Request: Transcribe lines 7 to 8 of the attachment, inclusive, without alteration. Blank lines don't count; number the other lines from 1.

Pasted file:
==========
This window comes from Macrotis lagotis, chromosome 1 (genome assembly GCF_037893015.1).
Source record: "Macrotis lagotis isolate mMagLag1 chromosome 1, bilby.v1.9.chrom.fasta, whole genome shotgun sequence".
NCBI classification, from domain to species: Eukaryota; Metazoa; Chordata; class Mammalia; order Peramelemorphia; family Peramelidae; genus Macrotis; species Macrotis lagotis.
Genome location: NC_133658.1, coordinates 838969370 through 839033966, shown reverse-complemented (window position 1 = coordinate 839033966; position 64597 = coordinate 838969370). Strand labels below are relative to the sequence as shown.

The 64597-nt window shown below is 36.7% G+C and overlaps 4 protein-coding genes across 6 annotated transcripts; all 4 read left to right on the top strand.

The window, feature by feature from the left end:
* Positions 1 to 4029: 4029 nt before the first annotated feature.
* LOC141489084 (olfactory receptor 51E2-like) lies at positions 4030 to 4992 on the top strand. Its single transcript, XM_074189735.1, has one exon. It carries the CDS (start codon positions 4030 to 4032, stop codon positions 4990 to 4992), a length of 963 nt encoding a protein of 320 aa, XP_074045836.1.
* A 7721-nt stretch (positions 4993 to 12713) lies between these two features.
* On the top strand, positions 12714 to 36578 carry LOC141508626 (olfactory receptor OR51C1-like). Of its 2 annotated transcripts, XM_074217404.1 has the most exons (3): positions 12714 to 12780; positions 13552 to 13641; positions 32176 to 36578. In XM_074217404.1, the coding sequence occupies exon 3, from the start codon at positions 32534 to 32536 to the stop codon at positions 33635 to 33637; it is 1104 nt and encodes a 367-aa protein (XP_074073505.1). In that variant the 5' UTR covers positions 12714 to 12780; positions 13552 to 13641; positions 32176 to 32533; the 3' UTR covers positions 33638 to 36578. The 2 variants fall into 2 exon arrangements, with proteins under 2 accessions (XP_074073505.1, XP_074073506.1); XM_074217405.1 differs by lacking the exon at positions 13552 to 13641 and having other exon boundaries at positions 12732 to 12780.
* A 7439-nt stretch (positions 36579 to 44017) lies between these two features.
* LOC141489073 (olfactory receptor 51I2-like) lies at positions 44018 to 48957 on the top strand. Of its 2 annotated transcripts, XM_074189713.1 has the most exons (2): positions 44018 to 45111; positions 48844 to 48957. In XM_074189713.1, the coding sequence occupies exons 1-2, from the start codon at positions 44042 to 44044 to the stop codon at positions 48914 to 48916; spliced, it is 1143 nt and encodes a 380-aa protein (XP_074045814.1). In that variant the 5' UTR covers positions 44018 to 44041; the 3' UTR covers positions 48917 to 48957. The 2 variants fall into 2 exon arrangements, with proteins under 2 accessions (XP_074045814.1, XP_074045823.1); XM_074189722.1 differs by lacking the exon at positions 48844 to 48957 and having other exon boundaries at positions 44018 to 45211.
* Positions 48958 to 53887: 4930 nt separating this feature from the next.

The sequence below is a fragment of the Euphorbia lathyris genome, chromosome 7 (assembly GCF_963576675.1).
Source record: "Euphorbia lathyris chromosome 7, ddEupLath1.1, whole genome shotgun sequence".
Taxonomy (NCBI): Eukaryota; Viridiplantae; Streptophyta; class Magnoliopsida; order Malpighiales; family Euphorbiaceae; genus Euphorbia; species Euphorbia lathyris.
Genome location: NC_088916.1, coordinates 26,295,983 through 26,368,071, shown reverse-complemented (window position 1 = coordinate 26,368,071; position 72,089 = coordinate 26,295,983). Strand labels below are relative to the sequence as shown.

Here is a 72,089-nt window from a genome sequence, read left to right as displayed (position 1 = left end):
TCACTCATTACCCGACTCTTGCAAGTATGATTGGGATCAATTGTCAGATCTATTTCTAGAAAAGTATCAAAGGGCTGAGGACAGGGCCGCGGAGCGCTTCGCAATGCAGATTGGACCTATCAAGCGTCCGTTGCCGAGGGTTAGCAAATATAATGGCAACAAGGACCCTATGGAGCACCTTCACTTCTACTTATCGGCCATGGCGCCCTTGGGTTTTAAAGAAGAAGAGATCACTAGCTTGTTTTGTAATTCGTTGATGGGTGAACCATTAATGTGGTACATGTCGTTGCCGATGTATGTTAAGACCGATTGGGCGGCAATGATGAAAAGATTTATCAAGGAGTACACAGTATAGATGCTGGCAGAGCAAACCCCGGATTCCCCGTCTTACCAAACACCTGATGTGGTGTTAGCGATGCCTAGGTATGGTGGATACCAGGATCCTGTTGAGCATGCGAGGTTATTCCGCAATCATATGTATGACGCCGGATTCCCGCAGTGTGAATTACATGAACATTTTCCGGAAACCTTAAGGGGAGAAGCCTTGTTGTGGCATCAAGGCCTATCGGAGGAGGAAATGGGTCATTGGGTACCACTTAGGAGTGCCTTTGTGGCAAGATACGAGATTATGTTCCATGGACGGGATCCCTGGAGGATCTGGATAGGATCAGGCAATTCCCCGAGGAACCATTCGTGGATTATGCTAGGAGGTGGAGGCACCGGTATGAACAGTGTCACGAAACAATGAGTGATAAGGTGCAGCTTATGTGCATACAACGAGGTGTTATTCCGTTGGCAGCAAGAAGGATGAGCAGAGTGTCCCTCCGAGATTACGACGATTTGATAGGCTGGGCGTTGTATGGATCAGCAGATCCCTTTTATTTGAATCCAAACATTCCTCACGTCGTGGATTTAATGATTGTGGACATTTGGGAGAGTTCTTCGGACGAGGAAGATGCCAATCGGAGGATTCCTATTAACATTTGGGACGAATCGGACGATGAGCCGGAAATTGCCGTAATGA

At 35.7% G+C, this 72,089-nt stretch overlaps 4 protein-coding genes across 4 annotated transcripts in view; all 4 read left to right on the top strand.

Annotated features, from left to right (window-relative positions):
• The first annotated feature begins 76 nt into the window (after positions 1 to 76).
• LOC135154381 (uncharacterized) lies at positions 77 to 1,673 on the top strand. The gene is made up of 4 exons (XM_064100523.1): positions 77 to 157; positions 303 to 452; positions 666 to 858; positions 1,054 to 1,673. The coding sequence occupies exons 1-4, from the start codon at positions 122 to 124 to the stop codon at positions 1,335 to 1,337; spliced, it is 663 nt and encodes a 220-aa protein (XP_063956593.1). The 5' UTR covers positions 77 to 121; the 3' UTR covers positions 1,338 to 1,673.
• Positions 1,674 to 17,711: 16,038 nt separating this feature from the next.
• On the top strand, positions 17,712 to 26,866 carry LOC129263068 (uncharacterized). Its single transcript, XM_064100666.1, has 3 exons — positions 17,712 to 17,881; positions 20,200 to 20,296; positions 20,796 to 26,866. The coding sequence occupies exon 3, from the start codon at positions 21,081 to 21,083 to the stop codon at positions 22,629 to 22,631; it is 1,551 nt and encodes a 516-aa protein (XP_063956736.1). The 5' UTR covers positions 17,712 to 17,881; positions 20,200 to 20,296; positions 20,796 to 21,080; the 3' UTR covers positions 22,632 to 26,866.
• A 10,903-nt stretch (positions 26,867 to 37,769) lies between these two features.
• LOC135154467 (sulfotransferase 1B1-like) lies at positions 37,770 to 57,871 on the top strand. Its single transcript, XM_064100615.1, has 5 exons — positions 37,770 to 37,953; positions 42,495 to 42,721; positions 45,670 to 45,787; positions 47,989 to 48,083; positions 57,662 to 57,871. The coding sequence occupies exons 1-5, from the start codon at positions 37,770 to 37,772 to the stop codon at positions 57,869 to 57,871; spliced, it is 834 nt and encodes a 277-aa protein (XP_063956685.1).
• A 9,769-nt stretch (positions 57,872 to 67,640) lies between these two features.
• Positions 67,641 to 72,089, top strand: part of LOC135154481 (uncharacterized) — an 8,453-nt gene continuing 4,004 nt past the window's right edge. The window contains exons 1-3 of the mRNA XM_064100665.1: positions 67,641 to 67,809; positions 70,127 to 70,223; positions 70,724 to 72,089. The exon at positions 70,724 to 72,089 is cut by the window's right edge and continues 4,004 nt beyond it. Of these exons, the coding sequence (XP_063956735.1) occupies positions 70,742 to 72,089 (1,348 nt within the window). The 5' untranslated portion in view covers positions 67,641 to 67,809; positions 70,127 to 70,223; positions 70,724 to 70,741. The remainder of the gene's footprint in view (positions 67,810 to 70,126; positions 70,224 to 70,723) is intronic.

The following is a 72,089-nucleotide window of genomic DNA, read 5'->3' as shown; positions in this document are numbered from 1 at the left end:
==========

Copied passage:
* Positions 1 to 4029: 4029 nt before the first annotated feature.
* LOC141489084 (olfactory receptor 51E2-like) lies at positions 4030 to 4992 on the top strand. Its single transcript, XM_074189735.1, has one exon. It carries the CDS (start codon positions 4030 to 4032, stop codon positions 4990 to 4992), a length of 963 nt encoding a protein of 320 aa, XP_074045836.1.